Clearly our argument in the simplified form is much easier to analyze.

Key takeaways:

1. Make sure you do not fall into the trap set by test-makers and don’t ever give up on a question worded in a seemingly difficult way until you make sure that the expressions you cannot understand do influence the logic of the presented idea. This is certainly very much true for all text including the Reading Comprehension!

2. Make the argument akin to a mathematical equation – dispose of all the expressions that make the picture blurry and replace them with very simple words or symbols.

9 comments

  • well for this question :
    Which of the following, if true, undermines the author’s conclusion?
    i think E is best
    the conclusion is that cardboard egg containers are better for the earth’s ecology than polystyrene ones.
    now how does E attacks this conclusion :i t does so by stating that Cardboard egg container production requires the use of an artificial resin that remains in the object and poisons the atmosphere upon the object’s decomposition.
    thus in a way E is stating that the purpose will get defeated !!
    what is the purpose ?
    the purpose is to not harm the environment

    i fail to understand where is the environmental groups’ conclusion ?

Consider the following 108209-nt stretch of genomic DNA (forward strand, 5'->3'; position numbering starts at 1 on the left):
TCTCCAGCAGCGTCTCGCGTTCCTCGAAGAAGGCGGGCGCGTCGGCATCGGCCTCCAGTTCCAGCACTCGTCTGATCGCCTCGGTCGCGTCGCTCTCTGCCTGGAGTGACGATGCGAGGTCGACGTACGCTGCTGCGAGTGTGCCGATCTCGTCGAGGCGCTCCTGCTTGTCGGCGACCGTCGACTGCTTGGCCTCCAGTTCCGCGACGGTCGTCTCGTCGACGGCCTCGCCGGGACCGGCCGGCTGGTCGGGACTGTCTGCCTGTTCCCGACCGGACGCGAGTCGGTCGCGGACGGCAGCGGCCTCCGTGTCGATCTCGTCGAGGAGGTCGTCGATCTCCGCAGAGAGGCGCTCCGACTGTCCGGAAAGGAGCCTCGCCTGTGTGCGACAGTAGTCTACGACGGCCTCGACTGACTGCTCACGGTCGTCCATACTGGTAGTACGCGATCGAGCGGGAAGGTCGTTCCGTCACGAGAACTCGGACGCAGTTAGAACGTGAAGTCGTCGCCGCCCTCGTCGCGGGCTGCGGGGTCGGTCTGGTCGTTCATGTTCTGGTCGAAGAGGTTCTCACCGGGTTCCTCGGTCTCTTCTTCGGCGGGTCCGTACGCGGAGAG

there is no mention of environmental groups’ in the question ? is the question complete ?

    • I agree, I'm with E. The second question must be an ULTRA Typo. I've never seen a CR example with 2 questions.

  • hi think, it is D.

  • Economist gmat plz put the OA

  • @pnkaj D is no where close to the conclusion

  • economist gmat plz put the OA its been more than a week !!!

  • The answer should be E.

    A. In some countries, egg containers have been completely abolished, and consumers are required to bring their own when buying eggs. - Doesn't relate to the conclusion
    B. Contrary to popular belief, ever since the implementation to environmental reforms, the area of ozone depletion is increasing in size constantly. - Would be rather supporting the author's statement since increase in ozone depletion area will lead people to be more cautious.
    C. Injection molding is a common industrial process that is responsible for the manufacturing of almost all packaging products. No Way close to the topic
    D. Many countries have successfully banned the use of ozone-destructive chemicals by any form of industry. Can be a choice, since it might imply that not much ozone destructive chemicals are released in atmosphere, giving some countries room to emit the chemical. - Still this is a weak choice, can only be the last option
    E. Cardboard egg container production requires the use of an artificial resin that remains in the object and poisons the atmosphere upon the object’s decomposition. - By far the best choice. This states that the cardboard egg container poisons the atmosphere.

  • Thank you for a very fruitful discussion. You will find the explanation of this question here:
    http://www.beatthegmat.com/logic-over-content-t186648.html#586806

  • There you go, thanks Kasia :)